Tech: Samsung pulls exploding Note 7s
Samsung said this week that it is ceasing production of its explosion-prone Galaxy Note 7 smartphone just six weeks after the devices went on sale, said Brian Chen and Choe Sang-hun in The New York Times. “The drastic move is highly unusual in the technology industry, where companies tend to keep trying to improve a product rather than pull it altogether.” But after two months of trying to fix the device, which was meant to be an iPhone rival, Samsung engineers have been unable to figure out exactly why some Note 7s spontaneously catch fire. It ’s a devastating blow for the South Korean company, which makes nearly half its revenue from smartphones.
This unprecedented fiasco “will change the smartphone industry,” said Will Oremus in Slate.com. Samsung’s reputation for reliable products is now in tatters, with customers receiving special fire-resistant boxes and gloves with which to return their devices, and the company’s shares lost some $17 billion in value this week. This disaster will hopefully lead other companies to be more careful about rushing products to market in order to best rivals. Samsung in particular has developed a reputation for jamming as many features as possible into its phones with tight production deadlines. Maybe, just maybe, the “insane smartphone hype race” will finally slow down.
Economy: Job creation remains steady
“U.S. companies maintained their steady pace of hiring in September,” said Chico Harlan in The Washington Post, with the economy adding 156,000 new jobs, according to data released last week. The unemployment rate ticked up from 4.9 to 5 percent, but “largely because the labor force swelled with scores of new would-be workers.” Although the new jobs figures were slightly below analysts’ expectations, the September report continues a long stretch of reliable hiring, with the nation adding an average of roughly 182,000 jobs per month this year.
Courts: Consumer watchdog ruled unconstitutional
The government’s independent consumer protection agency, created in the wake of the financial crisis, now has a shorter leash, said Kevin McCoy in USA Today. A three-judge panel of the U.S. Court of Appeals for the D.C. Circuit ruled this week that the structure of the Consumer Financial Protection Bureau is unconstitutional, because its chief is only “loosely accountable to the president,” a setup the judges called a “gross departure from settled historical practice.” The ruling makes CFPB Director Richard Cordray removable by the president at any time and for any reason. The agency has not yet said whether it will appeal.
Food: Amazon plans convenience stores
“Amazon is pushing deeper into the grocery business,” said Greg Bensinger and Laura Stevens in The Wall Street Journal. The e- commerce giant plans to build its own convenience stores selling “produce, milk, meats, and other perishable items,” according to people familiar with the matter. The company is also looking to introduce curbside pickup locations for online grocery orders, and is even developing license-plate reading technology “to speed wait times.” The grocery stores will be open to customers of the AmazonFresh grocery delivery service, available to Amazon Prime members for $15 per month.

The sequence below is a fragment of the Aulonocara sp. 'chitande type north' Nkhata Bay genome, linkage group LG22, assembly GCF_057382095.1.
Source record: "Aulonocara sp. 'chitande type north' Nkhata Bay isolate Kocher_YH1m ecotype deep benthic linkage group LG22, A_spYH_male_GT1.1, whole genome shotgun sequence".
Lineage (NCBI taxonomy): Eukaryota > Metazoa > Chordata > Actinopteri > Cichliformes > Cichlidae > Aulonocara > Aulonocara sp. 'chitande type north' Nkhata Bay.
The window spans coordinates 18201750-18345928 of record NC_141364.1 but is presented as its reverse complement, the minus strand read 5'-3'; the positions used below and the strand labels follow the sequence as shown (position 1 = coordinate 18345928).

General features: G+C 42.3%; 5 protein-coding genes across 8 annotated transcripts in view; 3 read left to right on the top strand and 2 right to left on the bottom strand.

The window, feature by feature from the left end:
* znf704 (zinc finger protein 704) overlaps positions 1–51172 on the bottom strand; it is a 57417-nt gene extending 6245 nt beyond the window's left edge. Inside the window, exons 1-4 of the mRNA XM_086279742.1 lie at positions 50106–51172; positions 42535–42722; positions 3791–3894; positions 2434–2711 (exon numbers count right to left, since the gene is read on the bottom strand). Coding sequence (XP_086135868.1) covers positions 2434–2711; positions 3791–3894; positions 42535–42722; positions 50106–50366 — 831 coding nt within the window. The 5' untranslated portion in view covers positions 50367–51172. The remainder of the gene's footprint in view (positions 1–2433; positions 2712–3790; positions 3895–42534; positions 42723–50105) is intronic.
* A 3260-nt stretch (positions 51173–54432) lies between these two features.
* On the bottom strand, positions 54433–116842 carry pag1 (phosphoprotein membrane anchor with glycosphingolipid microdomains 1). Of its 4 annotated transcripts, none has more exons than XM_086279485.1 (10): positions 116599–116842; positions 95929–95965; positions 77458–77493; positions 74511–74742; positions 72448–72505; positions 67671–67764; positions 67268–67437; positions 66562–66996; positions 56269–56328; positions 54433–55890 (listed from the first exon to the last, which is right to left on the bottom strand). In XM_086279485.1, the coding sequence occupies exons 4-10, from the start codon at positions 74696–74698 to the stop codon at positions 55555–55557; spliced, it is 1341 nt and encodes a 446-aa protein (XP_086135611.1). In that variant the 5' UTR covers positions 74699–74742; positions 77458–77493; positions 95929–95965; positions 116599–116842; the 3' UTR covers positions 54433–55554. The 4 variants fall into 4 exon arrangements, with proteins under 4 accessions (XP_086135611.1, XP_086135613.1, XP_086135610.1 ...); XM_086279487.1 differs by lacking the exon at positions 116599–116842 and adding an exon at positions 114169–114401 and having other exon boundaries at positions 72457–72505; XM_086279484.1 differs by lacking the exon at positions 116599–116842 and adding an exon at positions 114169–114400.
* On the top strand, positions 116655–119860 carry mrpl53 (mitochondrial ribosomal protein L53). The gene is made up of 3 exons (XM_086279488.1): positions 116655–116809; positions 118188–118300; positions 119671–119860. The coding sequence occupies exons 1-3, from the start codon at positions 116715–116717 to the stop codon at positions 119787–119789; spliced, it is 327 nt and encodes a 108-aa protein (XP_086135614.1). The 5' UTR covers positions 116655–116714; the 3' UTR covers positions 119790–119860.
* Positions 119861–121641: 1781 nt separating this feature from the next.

Energy: OPEC keeps pumping oil despite cap deal
OPEC oil production hit a record high in September, even though members struck a deal that same month to cut supply and end a crude glut that has depressed prices for two years, said Ivana Kottasova in CNN.com. The energy cartel’s crude production soared to nearly 33.4 million barrels a day last month, some 1.3 million barrels above last year’s daily production average. Member states Libya, Iran, and Nigeria were exempted from the cap, and they are now eager to boost production after recent oil-industry woes.
Why moms might be the best workers
“Kids, it seems, are the ultimate efficiency hack,” said Jenny Anderson in Qz.com. Despite the fact that women with children receive 10 to 15_percent less pay than peers without kids, a working paper from the Federal Reserve Bank of St. Louis suggests parents are actually the superior performers. The study, which looked at the published work of nearly 10,000 economists, found that women with children produced more work than their childless colleagues “at nearly every stage” of a typical 30-year career. This proved to be true despite dips in productivity of 15 to 17_per cent while raising toddlers, compared with those with no kids. But the women studied made up for that lost output “by being hyperproductive” before having children and then again while they were growing. The crash course i n extreme multitasking that comes with kids probably doesn’t hurt, either.